If you've ever wanted to use ChatGPT to plan your vacation or craft a response to a coworker, now's the time. OpenAI last week announced the launch of plugins, allowing ChatGPT to integrate with apps from Klarna, Expedia, and Slack, among others.
But more than a means to expand the dataset to be read by ChatGPT, this move by OpenAI shows how aggressive the company is in its ambition to grow and become the leader in the generative AI space.
The company is now laying the groundwork for everyone to use ChatGPT in their daily lives, whatever they want to do it with in work and play. And, importantly, OpenAI wants — or, perhaps needs — the other much faster than its competitors can.
Because while Google, Amazon, and just about everybody else is getting in on the generative AI gold rush, OpenAI is clearly banking that its speed is the advantage it needs in the fight for market share against those larger rivals.
By now, everyone knows OpenAI, thanks to the smash almost-overnight success of ChatGPT. The chatbot kickstarted an avalanche of discussion around the future of work, AI ethics, and changing the dynamic of the tech workforce.
This wasn't always the case.
OpenAI was founded in 2015 by current CEO Sam Altman, Elon Musk, and others. Musk left the board in 2018 and has since been an outspoken critic of OpenAI. It began as a non-profit entity but controversially transformed into a for-profit one in 2019.
Over the past several years, OpenAI started quietly releasing AI tools and models, including DALL-E, which turns text prompts into images. The company's profile got much higher after last year's release of ChatGPT, which was so popular that it kicked off a huge investment across the industry in so-called generative AI.
OpenAI moved quickly to capitalize on ChatGPT's success: Within the last few months, it announced a blockbuster partnership with Microsoft to bring the GPT technology to the Bing search engine, followed by the launch of a paid "Pro" version of ChatGPT, and most recently the plugin store.
That pace has proven tough for companies like Google to keep up with, even as the industry chatter has largely tuned in to the idea that ChatGPT could eat away at the search engine market.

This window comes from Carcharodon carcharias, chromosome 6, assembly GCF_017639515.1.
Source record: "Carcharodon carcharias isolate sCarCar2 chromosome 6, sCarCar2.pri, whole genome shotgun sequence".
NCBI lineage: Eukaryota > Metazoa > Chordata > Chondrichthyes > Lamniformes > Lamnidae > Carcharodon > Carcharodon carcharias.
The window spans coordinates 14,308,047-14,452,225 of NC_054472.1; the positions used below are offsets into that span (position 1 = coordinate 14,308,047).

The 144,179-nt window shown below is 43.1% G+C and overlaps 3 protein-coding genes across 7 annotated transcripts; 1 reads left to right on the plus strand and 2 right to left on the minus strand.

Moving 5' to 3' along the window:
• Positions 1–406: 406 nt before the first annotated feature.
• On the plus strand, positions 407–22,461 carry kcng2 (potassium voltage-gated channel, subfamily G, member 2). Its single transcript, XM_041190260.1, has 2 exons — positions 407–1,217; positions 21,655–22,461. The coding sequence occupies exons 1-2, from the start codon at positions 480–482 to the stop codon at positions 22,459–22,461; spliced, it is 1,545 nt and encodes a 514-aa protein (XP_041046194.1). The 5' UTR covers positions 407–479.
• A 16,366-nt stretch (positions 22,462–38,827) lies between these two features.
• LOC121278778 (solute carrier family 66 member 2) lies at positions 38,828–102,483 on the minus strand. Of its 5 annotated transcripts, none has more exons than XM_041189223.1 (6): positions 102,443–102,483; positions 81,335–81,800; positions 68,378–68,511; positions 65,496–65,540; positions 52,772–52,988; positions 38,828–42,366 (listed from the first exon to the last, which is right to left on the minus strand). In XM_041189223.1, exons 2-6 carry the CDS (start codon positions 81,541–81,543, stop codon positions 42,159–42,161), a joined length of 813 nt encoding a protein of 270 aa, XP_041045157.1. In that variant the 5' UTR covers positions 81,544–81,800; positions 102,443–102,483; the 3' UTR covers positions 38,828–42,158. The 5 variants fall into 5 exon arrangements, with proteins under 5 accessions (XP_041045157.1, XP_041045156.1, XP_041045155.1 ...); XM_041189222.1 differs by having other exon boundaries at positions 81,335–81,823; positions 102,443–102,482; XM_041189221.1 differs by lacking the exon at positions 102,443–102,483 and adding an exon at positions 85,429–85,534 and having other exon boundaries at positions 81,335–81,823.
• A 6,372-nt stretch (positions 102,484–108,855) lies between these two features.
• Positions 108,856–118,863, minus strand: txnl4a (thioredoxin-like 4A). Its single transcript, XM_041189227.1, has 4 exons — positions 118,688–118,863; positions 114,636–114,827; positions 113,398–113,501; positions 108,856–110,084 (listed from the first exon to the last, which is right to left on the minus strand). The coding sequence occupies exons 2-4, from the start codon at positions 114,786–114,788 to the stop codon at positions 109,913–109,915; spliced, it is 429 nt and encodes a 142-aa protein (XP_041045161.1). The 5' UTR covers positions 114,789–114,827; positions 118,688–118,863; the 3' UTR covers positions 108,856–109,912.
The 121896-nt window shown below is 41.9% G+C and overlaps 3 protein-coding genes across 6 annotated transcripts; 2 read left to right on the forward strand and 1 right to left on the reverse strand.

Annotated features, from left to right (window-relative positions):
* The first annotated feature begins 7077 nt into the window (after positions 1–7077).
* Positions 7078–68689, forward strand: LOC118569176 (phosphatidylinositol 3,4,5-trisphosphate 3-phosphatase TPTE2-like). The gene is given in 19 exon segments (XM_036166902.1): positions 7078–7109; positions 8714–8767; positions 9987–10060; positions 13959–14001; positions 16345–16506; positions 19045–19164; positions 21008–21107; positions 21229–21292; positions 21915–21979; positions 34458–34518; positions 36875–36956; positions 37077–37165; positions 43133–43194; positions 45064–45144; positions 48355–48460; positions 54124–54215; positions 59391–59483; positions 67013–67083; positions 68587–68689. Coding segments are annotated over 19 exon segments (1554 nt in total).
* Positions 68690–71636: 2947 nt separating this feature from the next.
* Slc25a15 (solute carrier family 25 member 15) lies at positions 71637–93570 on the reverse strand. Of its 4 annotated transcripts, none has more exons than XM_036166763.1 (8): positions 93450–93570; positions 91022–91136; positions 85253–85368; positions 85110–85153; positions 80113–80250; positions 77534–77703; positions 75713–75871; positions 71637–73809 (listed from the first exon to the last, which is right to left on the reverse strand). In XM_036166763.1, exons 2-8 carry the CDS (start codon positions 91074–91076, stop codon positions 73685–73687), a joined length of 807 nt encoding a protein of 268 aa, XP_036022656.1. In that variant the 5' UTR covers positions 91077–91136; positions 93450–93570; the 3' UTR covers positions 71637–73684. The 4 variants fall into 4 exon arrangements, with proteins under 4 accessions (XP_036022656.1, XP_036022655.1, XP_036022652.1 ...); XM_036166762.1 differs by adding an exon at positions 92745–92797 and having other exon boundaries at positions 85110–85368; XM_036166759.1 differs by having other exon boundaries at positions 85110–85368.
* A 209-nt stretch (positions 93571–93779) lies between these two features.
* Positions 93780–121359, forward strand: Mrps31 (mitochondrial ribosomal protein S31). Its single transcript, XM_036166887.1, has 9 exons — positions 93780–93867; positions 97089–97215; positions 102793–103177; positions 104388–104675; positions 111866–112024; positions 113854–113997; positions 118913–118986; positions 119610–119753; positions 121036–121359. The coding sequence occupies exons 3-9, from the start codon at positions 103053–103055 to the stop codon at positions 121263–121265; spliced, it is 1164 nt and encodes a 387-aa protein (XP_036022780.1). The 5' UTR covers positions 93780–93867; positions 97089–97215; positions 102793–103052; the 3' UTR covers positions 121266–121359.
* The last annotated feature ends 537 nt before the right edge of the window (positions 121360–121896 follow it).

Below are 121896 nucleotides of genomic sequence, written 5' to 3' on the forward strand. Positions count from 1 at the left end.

OpenAI's ambition is clear: it wants to be the first name in AI, and everyone else just has to follow.
OpenAI CEO Sam Altman has not shied away from hyping up his products. So it's no surprise the company moves more aggressively than many of its competitors. Its shipping cycles tend to be faster than most, and it makes quick business partnership decisions. This approach has some merit, as others now have to keep up with OpenAI instead of the other way around.
Google released its ChatGPT competitor Bard quickly — some might say too fast. But early users say its version lacks the robustness of ChatGPT. Other companies are just now coming out with their own language models, and even Musk himself wants to build an AI to challenge his former company.
Moving fast is OpenAI's strategy, and now that the basic structures of ChatGPT and the DALL-E text-to-image tool have been built, it can focus on improving it and making it more powerful. Much of the process to improve its AI models is to let it connect to more data sources than ever before.
Allowing brands like Instacart and Shopify to connect to ChatGPT lets OpenAI not only see how the language model works with real-time requests too recent to include in its training data but also brings the technology to the core of popular apps. OpenAI said it plans to bring plugins to more developers soon.
To be sure, success is far from guaranteed. The history of tech is riddled with first-movers who had the right idea but were then pushed out by larger or more innovative competitors.
But OpenAI isn't waiting around: it wants to move fast, and its ambition stretches beyond just improving ChatGPT and its other AI models. For now, that strategy seems to be working.